This isolation factor ties into the more significant issue with isolated penetration testing: scope. For legal reasons, testers must abide by a specific scope when performing a penetration test. Attackers, for obvious reasons, do not care about scope. Penetration tests may therefore miss realistic threat vectors that were out of scope. In addition, isolated penetration tests do not comprehensively view a company’s people, processes, and technology. Important aspects, such as code quality, DevOps, and package management, are invisible in an isolated penetration test. Therefore, recommendations cannot be as tailored and effective as they could have been under a broader scope.
A Different Model: End-to-End, Holistic Testing
In contrast to isolated penetration tests, end-to-end–or holistic–testing focuses on assessing the entire workflow of several integrated components. Going back to the previous example, a holistic test would focus on testing the whole ordering process instead of just the web application, as in Figure 3.
Figure 3: A holistic approach would cover all the respective HTTP requests and responses made during the payment process.
The value of holistic testing is that the scope can be as broad as desired to mimic a realistic attack vector across multiple services. Examples of workflows that would benefit from the end-to-end approach include:
- Web applications that use external identity providers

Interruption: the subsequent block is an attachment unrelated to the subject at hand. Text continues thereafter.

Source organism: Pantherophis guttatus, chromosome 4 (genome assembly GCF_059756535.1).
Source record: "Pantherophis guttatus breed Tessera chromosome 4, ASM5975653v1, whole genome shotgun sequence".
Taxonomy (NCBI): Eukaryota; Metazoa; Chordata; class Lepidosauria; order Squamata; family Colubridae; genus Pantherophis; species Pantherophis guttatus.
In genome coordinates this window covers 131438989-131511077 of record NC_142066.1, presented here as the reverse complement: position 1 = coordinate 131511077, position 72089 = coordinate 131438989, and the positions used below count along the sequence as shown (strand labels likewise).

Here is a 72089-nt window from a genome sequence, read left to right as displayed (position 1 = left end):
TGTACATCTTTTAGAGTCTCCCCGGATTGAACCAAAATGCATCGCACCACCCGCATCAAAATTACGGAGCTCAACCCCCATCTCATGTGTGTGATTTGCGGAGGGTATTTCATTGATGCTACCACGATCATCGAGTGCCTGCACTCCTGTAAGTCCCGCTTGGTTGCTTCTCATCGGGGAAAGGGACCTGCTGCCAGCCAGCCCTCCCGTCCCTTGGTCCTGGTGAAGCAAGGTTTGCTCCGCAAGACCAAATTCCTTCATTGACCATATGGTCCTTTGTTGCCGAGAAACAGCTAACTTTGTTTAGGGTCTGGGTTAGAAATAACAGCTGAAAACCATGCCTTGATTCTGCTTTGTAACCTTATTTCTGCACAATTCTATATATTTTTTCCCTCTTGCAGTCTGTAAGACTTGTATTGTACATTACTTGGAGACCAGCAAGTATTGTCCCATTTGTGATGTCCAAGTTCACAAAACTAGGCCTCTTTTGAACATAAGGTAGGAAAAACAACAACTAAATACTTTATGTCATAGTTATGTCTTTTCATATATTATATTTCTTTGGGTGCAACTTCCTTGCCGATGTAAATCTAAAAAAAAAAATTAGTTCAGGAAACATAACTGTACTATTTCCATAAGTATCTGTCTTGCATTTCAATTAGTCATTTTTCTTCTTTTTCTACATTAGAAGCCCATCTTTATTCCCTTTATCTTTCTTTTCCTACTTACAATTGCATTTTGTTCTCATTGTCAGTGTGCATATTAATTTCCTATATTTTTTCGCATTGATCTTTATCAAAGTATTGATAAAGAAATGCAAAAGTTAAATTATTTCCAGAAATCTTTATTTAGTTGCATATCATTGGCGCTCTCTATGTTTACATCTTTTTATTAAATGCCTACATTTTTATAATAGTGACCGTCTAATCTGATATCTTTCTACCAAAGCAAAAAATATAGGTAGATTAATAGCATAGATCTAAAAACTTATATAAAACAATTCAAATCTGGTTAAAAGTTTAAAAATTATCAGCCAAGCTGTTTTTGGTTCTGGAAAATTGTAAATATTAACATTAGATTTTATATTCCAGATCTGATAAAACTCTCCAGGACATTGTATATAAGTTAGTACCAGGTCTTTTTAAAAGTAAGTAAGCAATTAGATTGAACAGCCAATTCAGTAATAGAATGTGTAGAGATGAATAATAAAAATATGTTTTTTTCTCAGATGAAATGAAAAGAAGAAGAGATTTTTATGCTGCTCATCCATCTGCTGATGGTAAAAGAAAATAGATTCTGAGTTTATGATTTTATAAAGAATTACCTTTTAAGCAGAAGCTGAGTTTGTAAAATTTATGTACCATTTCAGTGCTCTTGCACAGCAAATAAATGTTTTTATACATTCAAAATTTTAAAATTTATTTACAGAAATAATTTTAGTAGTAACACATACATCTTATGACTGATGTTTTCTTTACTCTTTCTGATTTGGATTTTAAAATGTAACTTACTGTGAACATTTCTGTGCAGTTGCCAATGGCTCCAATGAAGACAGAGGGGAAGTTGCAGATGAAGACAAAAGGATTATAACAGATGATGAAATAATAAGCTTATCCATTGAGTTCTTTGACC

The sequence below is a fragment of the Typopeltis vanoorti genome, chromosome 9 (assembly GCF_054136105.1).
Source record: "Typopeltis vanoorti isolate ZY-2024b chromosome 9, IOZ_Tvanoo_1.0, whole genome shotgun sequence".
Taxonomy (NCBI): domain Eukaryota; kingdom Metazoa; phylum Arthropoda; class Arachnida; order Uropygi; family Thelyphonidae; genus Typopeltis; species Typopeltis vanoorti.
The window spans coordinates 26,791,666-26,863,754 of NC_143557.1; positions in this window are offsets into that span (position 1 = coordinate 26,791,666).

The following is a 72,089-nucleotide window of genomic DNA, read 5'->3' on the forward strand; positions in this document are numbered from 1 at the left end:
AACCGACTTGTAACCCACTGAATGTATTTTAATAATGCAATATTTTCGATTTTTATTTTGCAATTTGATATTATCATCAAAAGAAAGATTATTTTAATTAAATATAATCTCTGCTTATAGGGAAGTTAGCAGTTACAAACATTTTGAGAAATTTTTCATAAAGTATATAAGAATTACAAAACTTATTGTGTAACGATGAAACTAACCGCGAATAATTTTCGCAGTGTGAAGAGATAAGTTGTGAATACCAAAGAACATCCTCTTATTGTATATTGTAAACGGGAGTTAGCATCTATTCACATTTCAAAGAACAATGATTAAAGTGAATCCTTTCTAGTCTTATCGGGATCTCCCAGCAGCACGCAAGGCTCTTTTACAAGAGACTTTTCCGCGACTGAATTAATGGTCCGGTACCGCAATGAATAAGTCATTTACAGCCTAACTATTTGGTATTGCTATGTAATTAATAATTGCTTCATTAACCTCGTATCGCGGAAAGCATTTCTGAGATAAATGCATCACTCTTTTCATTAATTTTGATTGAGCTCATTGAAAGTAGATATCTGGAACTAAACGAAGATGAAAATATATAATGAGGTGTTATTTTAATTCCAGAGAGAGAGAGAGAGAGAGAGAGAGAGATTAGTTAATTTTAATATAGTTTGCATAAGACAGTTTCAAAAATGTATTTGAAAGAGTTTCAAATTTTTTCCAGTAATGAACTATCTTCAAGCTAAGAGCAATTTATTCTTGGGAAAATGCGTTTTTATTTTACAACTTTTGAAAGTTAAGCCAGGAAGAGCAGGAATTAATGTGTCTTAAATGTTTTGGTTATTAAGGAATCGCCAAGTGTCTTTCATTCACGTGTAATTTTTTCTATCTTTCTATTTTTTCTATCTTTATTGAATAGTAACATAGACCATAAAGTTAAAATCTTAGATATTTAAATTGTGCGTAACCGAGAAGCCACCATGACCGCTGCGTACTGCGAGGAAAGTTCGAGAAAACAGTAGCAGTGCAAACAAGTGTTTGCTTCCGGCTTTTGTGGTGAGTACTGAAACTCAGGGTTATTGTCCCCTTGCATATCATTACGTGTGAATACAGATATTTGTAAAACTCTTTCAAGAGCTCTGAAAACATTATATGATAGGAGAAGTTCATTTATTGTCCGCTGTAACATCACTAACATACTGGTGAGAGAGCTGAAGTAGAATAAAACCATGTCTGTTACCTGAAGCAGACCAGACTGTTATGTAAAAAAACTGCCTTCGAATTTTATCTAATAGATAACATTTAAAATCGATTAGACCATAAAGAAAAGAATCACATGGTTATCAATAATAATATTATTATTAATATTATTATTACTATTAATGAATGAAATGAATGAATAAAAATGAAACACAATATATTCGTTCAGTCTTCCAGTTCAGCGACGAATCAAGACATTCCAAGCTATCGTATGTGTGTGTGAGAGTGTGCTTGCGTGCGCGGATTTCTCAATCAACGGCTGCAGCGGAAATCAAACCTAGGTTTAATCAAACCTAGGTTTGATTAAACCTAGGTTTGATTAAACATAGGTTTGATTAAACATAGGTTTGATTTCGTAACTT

- Hardware that is managed by a web application, hosted in a cloud environment (such as POS systems with an administrator web application)
- Mobile applications that use a cloud-hosted API and share it with a traditional web application
- Microservice-based architecture
- Products that ingest and export data streams from and to a variety of external sources
An isolated penetration test would underserve the examples above as they span multiple integrations
While holistic testing offers tangible benefits over isolated testing, companies must account for additional organizational challenges in performing an end-to-end assessment. Due to the increased scope, the testing process must involve multiple teams. Several product owners, directors, and product managers need to schedule time for penetration testing activities. Internal teams must create test environments with all the functionality enabled and working. A central owner of the testing initiative needs to coordinate the testing and the remediation effort. Finally, the necessary budget may cut into several teams’ working budgets.
The value delivered by a holistic, end-to-end test is well worth these drawbacks. With full access to a realistic environment, penetration testers can deliver accurate, actionable recommendations that they have tailored to their client, emphasizing actual high-risk items.
Holistic testing is most effective when incorporated alongside traditional penetration testing. After all, isolated penetration testing of single components still delivers flexible and valuable results. Combining multiple strategies can bridge any gaps in results. Such combinations might include:
- Isolated testing on all new components with a holistic test once everything is incorporated.
- Isolated testing with “checkpoint” holistic testing
- Yearly holistic testing with isolated testing in-between for high-risk new development
The strategy a company selects will depend on its maturity, budgets, timeline, and a variety of other factors. Regardless of the path forward, companies should be aware of all dependencies between components and have a clear plan for how to secure them. Since attackers will use any opening to cause harm, companies need to secure every avenue.